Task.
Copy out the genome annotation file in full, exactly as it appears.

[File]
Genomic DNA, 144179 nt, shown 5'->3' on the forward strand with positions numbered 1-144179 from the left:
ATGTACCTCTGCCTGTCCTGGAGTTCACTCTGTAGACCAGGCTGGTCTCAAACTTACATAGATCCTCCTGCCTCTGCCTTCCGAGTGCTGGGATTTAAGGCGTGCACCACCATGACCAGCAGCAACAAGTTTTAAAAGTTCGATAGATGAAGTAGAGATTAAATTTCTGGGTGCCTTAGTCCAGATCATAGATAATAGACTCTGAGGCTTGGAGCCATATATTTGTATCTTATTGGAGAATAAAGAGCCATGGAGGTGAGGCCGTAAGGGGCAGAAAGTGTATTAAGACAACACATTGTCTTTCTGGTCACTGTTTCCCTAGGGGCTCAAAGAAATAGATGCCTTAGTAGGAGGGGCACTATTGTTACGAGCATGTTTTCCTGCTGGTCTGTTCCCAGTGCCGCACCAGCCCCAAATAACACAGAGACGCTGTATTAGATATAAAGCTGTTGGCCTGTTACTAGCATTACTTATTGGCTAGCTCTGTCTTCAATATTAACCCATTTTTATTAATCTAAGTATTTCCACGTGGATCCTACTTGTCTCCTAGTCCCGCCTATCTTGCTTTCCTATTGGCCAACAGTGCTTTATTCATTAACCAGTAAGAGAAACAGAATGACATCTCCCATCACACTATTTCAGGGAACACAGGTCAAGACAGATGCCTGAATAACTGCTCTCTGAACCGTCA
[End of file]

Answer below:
Genomic DNA, 144179 nt, shown 5'->3' on the forward strand with positions numbered 1-144179 from the left:
ATGTACCTCTGCCTGTCCTGGAGTTCACTCTGTAGACCAGGCTGGTCTCAAACTTACATAGATCCTCCTGCCTCTGCCTTCCGAGTGCTGGGATTTAAGGCGTGCACCACCATGACCAGCAGCAACAAGTTTTAAAAGTTCGATAGATGAAGTAGAGATTAAATTTCTGGGTGCCTTAGTCCAGATCATAGATAATAGACTCTGAGGCTTGGAGCCATATATTTGTATCTTATTGGAGAATAAAGAGCCATGGAGGTGAGGCCGTAAGGGGCAGAAAGTGTATTAAGACAACACATTGTCTTTCTGGTCACTGTTTCCCTAGGGGCTCAAAGAAATAGATGCCTTAGTAGGAGGGGCACTATTGTTACGAGCATGTTTTCCTGCTGGTCTGTTCCCAGTGCCGCACCAGCCCCAAATAACACAGAGACGCTGTATTAGATATAAAGCTGTTGGCCTGTTACTAGCATTACTTATTGGCTAGCTCTGTCTTCAATATTAACCCATTTTTATTAATCTAAGTATTTCCACGTGGATCCTACTTGTCTCCTAGTCCCGCCTATCTTGCTTTCCTATTGGCCAACAGTGCTTTATTCATTAACCAGTAAGAGAAACAGAATGACATCTCCCATCACACTATTTCAGGGAACACAGGTCAAGACAGATGCCTGAATAACTGCTCTCTGAACCGTCA